• That the actual activities fall within the spirit and intention of the Statute of Elisabeth. The reference to the Statute of Elizabeth is to the preamble to the Elizabethan Statue of Charitable uses 1601.
  • The meeting of the public benefit requirement.

With respect to the first of these tests the purpose (or spirit or intent) of the whole charitable exception is to assist the community by assuaging need: paragraph [42]. Thus in the context of an economically disadvantaged area a trust established to build a school say or a public hall can easily be seen as assuaging need. In this case no argument was made that Canterbury was an area in economic deprivation.  While the judge considered that the objectives of CDC, which was to assist fledging businesses, was laudable, that did not necessarily mean that the intent was within the spirit of the Elizabethan Statute.

With respect to the public benefit aspect there was not sufficiently direct benefit to the community. The benefit need not be for everyone but it needs to be for a sufficiently large part of the community. At this point an analogous case became important. In Oppenheim v Tobacco Securities Trust Co Limited [1951] AC 297 the relevant trust promoted vocational training and retraining of the general public in an area as well as assessing businesses strengths and providing business training assistance. Those benefits were not seen as charitable, however.

The Commission made the argument that this case was analogous to that case and should therefore not be considered charitable. The judge accepted that argument. A closer analogy, however, might be with the Australian case of C of T v The Triton Foundation [2005] FCA 1319. That case concerned a foundation set up to promote a culture of innovation and entrepreneurship in Australia. It did that by helping individual innovators commercialise their ideas. The judge distinguished the case on the basis that the foundation had an overriding objective of promoting a particular culture in Australia whereas CDC had as its overriding objective the development of individual businesses. This meant that the public benefit was seen in the case of CDC as being too remote.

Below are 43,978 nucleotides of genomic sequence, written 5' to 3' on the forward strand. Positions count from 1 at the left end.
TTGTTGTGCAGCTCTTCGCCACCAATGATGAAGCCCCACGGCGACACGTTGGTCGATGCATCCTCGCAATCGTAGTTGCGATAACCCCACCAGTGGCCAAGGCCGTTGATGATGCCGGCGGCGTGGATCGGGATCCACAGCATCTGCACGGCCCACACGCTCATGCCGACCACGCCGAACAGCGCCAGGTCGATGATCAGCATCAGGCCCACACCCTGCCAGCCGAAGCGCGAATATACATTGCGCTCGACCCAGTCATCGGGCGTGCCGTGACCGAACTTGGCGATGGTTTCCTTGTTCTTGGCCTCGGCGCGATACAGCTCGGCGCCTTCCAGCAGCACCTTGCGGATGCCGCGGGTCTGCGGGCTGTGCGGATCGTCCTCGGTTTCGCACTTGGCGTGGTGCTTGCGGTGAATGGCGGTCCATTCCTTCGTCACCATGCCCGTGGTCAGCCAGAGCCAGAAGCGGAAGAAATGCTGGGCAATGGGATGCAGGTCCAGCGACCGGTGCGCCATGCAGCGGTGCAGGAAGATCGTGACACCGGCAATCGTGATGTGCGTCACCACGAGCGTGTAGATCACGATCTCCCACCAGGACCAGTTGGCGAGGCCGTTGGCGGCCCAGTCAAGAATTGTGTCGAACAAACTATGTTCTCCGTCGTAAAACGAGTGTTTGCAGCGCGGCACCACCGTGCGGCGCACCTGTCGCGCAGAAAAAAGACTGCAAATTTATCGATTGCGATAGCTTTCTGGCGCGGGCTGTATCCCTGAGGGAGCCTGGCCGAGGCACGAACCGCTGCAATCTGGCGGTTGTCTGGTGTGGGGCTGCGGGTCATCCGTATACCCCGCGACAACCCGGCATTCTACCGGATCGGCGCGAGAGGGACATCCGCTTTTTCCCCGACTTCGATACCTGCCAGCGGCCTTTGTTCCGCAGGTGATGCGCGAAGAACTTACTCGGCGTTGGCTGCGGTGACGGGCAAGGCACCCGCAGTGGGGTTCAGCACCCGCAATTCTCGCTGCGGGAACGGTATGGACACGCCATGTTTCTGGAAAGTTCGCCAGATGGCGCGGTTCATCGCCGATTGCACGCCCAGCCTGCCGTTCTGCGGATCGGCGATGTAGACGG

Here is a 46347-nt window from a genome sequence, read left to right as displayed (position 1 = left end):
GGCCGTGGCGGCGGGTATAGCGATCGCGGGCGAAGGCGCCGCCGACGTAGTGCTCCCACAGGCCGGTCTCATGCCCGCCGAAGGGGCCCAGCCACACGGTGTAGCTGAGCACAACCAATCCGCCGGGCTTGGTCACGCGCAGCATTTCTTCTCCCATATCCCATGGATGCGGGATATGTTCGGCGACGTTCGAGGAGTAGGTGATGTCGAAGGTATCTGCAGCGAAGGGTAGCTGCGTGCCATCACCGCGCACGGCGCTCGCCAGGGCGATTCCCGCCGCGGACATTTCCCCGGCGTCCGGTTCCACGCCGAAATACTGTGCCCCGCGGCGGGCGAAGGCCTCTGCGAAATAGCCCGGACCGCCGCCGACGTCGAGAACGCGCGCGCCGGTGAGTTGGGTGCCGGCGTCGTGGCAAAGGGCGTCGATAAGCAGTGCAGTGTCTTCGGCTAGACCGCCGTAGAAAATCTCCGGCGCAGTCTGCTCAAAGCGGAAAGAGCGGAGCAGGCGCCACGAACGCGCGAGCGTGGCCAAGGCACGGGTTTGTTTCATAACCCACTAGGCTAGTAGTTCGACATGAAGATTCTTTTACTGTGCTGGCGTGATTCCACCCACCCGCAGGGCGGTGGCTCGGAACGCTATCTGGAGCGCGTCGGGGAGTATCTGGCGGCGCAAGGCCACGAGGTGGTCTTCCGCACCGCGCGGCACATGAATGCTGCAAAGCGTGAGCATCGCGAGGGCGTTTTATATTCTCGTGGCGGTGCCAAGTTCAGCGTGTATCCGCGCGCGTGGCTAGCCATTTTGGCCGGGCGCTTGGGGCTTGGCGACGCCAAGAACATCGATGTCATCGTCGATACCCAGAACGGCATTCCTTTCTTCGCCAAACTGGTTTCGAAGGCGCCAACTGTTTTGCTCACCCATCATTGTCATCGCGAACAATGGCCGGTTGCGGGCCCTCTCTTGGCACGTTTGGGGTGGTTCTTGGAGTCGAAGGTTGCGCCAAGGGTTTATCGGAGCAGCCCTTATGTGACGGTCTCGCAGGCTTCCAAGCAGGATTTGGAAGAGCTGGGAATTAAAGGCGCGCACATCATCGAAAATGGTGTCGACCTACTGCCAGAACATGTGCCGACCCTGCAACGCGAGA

Very similar reasoning was deployed by the Judge to conclude that the other two entities with which the litigation was concerned were not charitable either.

Finally, there are two important general aspects to this judgment. The first is that as a general proposition just because an entity says that its objectives are charitable it does not follow that the entity is charitable: paragraph [56].

The second is the judge's remarks as to the operation of s 61B or the "blue pencil" provision. That section allows for the potential deletion of the non-charitable content, leaving only the charitable purposes. The provision uses the word "trust" and it had been considered that as a consequence the "blue pencil" approach could only be used in the case of trusts, not charitable companies or societies. The judge found that s 61B applies to all charitable organisations irrespective of their legal nature. Even though s 61B was held to potentially apply to all charitable entities it will only be available in the case of simple deletion and that would not be possible on the facts of these cases.